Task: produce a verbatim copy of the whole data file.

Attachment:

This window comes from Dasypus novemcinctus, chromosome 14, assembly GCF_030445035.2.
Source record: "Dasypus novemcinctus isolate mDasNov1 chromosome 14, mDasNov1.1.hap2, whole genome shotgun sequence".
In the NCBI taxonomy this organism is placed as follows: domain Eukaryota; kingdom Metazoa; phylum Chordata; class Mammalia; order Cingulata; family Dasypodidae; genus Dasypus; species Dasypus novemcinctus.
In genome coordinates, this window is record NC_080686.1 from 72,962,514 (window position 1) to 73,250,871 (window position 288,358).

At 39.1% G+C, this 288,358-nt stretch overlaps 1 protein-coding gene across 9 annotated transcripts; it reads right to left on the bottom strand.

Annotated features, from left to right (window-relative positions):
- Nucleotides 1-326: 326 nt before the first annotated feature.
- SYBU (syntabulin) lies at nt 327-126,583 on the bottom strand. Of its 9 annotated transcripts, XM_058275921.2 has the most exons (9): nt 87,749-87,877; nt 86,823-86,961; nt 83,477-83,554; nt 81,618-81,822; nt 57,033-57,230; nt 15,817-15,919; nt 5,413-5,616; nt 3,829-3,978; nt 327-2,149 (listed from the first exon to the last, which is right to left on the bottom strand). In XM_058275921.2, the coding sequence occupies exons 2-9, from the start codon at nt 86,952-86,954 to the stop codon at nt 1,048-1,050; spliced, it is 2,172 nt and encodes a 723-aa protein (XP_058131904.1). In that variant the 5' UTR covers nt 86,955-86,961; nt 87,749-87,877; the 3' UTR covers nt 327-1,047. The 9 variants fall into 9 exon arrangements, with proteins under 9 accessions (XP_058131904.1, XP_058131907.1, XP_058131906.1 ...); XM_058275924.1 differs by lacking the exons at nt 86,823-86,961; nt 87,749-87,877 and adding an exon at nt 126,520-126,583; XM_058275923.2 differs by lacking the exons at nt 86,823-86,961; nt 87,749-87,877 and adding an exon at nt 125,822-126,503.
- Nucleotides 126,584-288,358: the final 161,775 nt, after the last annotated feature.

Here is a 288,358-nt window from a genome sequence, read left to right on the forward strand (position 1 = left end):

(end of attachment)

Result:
This window comes from Dasypus novemcinctus, chromosome 14, assembly GCF_030445035.2.
Source record: "Dasypus novemcinctus isolate mDasNov1 chromosome 14, mDasNov1.1.hap2, whole genome shotgun sequence".
In the NCBI taxonomy this organism is placed as follows: domain Eukaryota; kingdom Metazoa; phylum Chordata; class Mammalia; order Cingulata; family Dasypodidae; genus Dasypus; species Dasypus novemcinctus.
In genome coordinates, this window is record NC_080686.1 from 72,962,514 (window position 1) to 73,250,871 (window position 288,358).

At 39.1% G+C, this 288,358-nt stretch overlaps 1 protein-coding gene across 9 annotated transcripts; it reads right to left on the bottom strand.

Annotated features, from left to right (window-relative positions):
- Nucleotides 1-326: 326 nt before the first annotated feature.
- SYBU (syntabulin) lies at nt 327-126,583 on the bottom strand. Of its 9 annotated transcripts, XM_058275921.2 has the most exons (9): nt 87,749-87,877; nt 86,823-86,961; nt 83,477-83,554; nt 81,618-81,822; nt 57,033-57,230; nt 15,817-15,919; nt 5,413-5,616; nt 3,829-3,978; nt 327-2,149 (listed from the first exon to the last, which is right to left on the bottom strand). In XM_058275921.2, the coding sequence occupies exons 2-9, from the start codon at nt 86,952-86,954 to the stop codon at nt 1,048-1,050; spliced, it is 2,172 nt and encodes a 723-aa protein (XP_058131904.1). In that variant the 5' UTR covers nt 86,955-86,961; nt 87,749-87,877; the 3' UTR covers nt 327-1,047. The 9 variants fall into 9 exon arrangements, with proteins under 9 accessions (XP_058131904.1, XP_058131907.1, XP_058131906.1 ...); XM_058275924.1 differs by lacking the exons at nt 86,823-86,961; nt 87,749-87,877 and adding an exon at nt 126,520-126,583; XM_058275923.2 differs by lacking the exons at nt 86,823-86,961; nt 87,749-87,877 and adding an exon at nt 125,822-126,503.
- Nucleotides 126,584-288,358: the final 161,775 nt, after the last annotated feature.

Here is a 288,358-nt window from a genome sequence, read left to right on the forward strand (position 1 = left end):